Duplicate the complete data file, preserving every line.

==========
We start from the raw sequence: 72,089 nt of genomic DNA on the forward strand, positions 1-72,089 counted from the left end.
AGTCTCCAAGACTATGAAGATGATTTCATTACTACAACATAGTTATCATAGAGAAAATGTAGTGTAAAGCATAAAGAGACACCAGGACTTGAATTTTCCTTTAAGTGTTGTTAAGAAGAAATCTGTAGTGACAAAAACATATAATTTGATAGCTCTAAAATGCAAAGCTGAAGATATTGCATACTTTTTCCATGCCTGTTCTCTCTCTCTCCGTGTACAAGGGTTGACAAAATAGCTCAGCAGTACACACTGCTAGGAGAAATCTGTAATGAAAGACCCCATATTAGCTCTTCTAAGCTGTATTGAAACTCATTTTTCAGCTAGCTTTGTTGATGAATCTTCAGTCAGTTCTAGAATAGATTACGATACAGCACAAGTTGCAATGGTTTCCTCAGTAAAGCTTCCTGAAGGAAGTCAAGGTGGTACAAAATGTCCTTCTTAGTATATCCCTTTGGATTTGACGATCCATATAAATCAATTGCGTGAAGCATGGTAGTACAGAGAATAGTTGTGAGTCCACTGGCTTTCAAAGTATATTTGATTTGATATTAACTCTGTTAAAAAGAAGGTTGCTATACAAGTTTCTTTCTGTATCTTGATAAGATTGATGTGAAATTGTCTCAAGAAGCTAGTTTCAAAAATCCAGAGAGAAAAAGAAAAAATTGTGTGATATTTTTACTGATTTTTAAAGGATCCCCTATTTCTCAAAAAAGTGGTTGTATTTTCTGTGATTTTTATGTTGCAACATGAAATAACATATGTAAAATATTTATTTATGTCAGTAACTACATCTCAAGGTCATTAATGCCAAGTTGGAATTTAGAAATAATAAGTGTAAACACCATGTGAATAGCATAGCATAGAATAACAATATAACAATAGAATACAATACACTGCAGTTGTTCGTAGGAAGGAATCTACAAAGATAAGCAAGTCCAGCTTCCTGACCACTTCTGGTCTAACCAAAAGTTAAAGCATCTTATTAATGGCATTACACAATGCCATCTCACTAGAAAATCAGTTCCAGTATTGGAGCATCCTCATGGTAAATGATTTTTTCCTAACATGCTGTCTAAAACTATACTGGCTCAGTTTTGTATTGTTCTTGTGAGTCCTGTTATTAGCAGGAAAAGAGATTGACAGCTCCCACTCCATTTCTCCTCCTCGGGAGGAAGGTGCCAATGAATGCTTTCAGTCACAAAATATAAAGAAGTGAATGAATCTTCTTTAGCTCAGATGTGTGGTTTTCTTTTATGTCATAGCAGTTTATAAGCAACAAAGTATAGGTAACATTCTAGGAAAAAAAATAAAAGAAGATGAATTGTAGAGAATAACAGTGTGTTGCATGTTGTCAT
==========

We start from the raw sequence: 72,089 nt of genomic DNA on the forward strand, positions 1-72,089 counted from the left end.
AGTCTCCAAGACTATGAAGATGATTTCATTACTACAACATAGTTATCATAGAGAAAATGTAGTGTAAAGCATAAAGAGACACCAGGACTTGAATTTTCCTTTAAGTGTTGTTAAGAAGAAATCTGTAGTGACAAAAACATATAATTTGATAGCTCTAAAATGCAAAGCTGAAGATATTGCATACTTTTTCCATGCCTGTTCTCTCTCTCTCCGTGTACAAGGGTTGACAAAATAGCTCAGCAGTACACACTGCTAGGAGAAATCTGTAATGAAAGACCCCATATTAGCTCTTCTAAGCTGTATTGAAACTCATTTTTCAGCTAGCTTTGTTGATGAATCTTCAGTCAGTTCTAGAATAGATTACGATACAGCACAAGTTGCAATGGTTTCCTCAGTAAAGCTTCCTGAAGGAAGTCAAGGTGGTACAAAATGTCCTTCTTAGTATATCCCTTTGGATTTGACGATCCATATAAATCAATTGCGTGAAGCATGGTAGTACAGAGAATAGTTGTGAGTCCACTGGCTTTCAAAGTATATTTGATTTGATATTAACTCTGTTAAAAAGAAGGTTGCTATACAAGTTTCTTTCTGTATCTTGATAAGATTGATGTGAAATTGTCTCAAGAAGCTAGTTTCAAAAATCCAGAGAGAAAAAGAAAAAATTGTGTGATATTTTTACTGATTTTTAAAGGATCCCCTATTTCTCAAAAAAGTGGTTGTATTTTCTGTGATTTTTATGTTGCAACATGAAATAACATATGTAAAATATTTATTTATGTCAGTAACTACATCTCAAGGTCATTAATGCCAAGTTGGAATTTAGAAATAATAAGTGTAAACACCATGTGAATAGCATAGCATAGAATAACAATATAACAATAGAATACAATACACTGCAGTTGTTCGTAGGAAGGAATCTACAAAGATAAGCAAGTCCAGCTTCCTGACCACTTCTGGTCTAACCAAAAGTTAAAGCATCTTATTAATGGCATTACACAATGCCATCTCACTAGAAAATCAGTTCCAGTATTGGAGCATCCTCATGGTAAATGATTTTTTCCTAACATGCTGTCTAAAACTATACTGGCTCAGTTTTGTATTGTTCTTGTGAGTCCTGTTATTAGCAGGAAAAGAGATTGACAGCTCCCACTCCATTTCTCCTCCTCGGGAGGAAGGTGCCAATGAATGCTTTCAGTCACAAAATATAAAGAAGTGAATGAATCTTCTTTAGCTCAGATGTGTGGTTTTCTTTTATGTCATAGCAGTTTATAAGCAACAAAGTATAGGTAACATTCTAGGAAAAAAAATAAAAGAAGATGAATTGTAGAGAATAACAGTGTGTTGCATGTTGTCAT